Mason Faculty Authors Publish New Books
Posted: November 26, 2007 at 1:00 am, Last Updated: November 30, -0001 at 12:00 am
Following are highlights of new books recently published by Mason faculty.
Alan Cheuse, professor of English, wrote a collection of two novellas titled “The Fires” and published by Santa Fe Writer’s Project (2007). The first novella is “The Fires,” and the second is “The Exorcism.”
Stuart Malawer, distinguished professor of law and international trade in the School of Public Policy, wrote the book “WTO Law, Litigation and Policy – Sourcebook of Internet Documents” (Wm. S. Hein & Co., 2007.), which provides a comparative and institutional focus and includes interdisciplinary information on issues of law, trade and politics from a range of member states.
Margo Mastropieri and Tom Scruggs, professors of education, published “The Inclusive Classroom: Strategies for Effective Instruction,” third edition (Prentice Hall, 2006). The book offers teachers of K-12 techniques, research and standards for instructing students with special needs.
Carrie A. Meyer, associate professor of economics, wrote “Days on the Family Farm: From the Golden Age through the Great Depression” (University of Minnesota Press, 2007). A unique set of farm diaries and ledgers from 1901 to 1944 form the basis of this book, which tells the economic history of the agricultural Midwest through the lens of a farmwife’s records.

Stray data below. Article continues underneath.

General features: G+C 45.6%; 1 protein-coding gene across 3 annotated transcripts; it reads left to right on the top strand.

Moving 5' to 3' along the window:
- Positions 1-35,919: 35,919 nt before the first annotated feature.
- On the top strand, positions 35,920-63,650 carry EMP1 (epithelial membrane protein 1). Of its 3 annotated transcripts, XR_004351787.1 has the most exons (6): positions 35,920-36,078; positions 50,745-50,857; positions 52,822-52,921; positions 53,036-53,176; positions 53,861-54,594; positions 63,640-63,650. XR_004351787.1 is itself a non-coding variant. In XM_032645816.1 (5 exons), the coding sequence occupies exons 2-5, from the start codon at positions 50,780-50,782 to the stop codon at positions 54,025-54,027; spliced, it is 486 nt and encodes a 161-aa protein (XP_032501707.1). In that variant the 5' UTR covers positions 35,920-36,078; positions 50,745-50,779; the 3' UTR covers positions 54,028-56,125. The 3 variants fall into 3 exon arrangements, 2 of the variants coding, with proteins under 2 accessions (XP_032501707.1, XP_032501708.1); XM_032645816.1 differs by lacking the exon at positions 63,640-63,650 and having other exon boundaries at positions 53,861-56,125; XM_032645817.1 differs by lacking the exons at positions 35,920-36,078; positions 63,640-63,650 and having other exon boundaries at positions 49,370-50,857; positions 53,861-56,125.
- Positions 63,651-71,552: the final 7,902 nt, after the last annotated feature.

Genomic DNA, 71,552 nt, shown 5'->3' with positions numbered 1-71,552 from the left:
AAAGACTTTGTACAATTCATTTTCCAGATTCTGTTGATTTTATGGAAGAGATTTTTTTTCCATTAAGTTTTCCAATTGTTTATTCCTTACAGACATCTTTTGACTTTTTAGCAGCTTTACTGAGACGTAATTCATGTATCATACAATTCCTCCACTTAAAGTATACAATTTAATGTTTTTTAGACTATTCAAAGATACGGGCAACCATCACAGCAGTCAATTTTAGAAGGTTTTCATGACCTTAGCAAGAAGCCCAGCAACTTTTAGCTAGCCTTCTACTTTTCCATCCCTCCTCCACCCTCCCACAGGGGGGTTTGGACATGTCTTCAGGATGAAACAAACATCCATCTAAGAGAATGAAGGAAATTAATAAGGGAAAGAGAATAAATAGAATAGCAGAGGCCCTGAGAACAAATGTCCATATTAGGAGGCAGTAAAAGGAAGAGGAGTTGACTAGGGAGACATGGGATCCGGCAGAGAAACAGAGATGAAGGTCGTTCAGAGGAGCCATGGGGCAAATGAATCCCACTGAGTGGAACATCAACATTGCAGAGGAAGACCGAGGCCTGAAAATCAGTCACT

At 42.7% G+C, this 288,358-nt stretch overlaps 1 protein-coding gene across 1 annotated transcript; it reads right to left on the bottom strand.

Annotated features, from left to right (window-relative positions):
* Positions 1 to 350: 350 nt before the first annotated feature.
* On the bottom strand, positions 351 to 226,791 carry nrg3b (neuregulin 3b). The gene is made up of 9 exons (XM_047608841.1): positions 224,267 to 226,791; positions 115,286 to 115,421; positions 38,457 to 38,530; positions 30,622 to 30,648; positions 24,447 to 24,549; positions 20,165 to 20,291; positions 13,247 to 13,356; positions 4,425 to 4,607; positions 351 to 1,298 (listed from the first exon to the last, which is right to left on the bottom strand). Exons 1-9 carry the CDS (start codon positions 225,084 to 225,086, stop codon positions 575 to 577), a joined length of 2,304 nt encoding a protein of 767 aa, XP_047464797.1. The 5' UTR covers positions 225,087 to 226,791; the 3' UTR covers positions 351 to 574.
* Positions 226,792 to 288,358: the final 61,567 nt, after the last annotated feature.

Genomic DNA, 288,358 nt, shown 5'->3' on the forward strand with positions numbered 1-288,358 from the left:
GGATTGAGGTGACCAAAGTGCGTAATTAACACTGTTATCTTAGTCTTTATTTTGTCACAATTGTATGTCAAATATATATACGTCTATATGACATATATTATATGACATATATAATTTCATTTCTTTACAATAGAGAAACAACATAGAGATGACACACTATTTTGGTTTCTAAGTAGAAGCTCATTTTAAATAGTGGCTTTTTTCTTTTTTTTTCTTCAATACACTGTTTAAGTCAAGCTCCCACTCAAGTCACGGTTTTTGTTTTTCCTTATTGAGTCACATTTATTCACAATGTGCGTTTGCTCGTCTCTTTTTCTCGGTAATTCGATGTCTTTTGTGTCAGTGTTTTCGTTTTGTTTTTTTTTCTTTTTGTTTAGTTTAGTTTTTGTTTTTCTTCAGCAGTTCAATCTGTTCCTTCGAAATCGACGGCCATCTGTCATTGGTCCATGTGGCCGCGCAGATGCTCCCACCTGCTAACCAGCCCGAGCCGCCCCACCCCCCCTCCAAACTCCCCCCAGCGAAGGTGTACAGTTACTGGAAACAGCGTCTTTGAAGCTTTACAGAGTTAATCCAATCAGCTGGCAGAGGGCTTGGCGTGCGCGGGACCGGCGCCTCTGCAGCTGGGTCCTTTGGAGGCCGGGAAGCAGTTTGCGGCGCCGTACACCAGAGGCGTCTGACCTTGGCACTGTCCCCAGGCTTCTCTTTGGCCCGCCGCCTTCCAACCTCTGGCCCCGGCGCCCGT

Mark Rozell, professor of public policy, and Gleaves Whitney have edited two books published by Palgrave Macmillan this year. “Religion and the American Presidency” opens a new avenue toward understanding the politics and policies of many U.S. presidents. As the essays in this book reveal, religion has had an enormous influence on many critical presidencies in U.S. history.
“Religion and the Bush Presidency” is a collection of essays that examines the influence of various religions voting groups on the 2004 presidential campaign and reviews and assesses the impact of religion on the policies of George W. Bush’s presidency.
Kimberly Sheridan, assistant professor of education, co-wrote a book with Lois Hetland, Ellen Winner and Shirley Veenema titled “Studio Thinking: The Real Benefits of Visual Arts Education” (Teachers College Press, 2007) that makes the case for art education for every child.
James Trefil, Robinson Professor of Physics, wrote “Why Science?” (Teachers College Press, 2007) in which he argues for scientific literacy in the 21st century.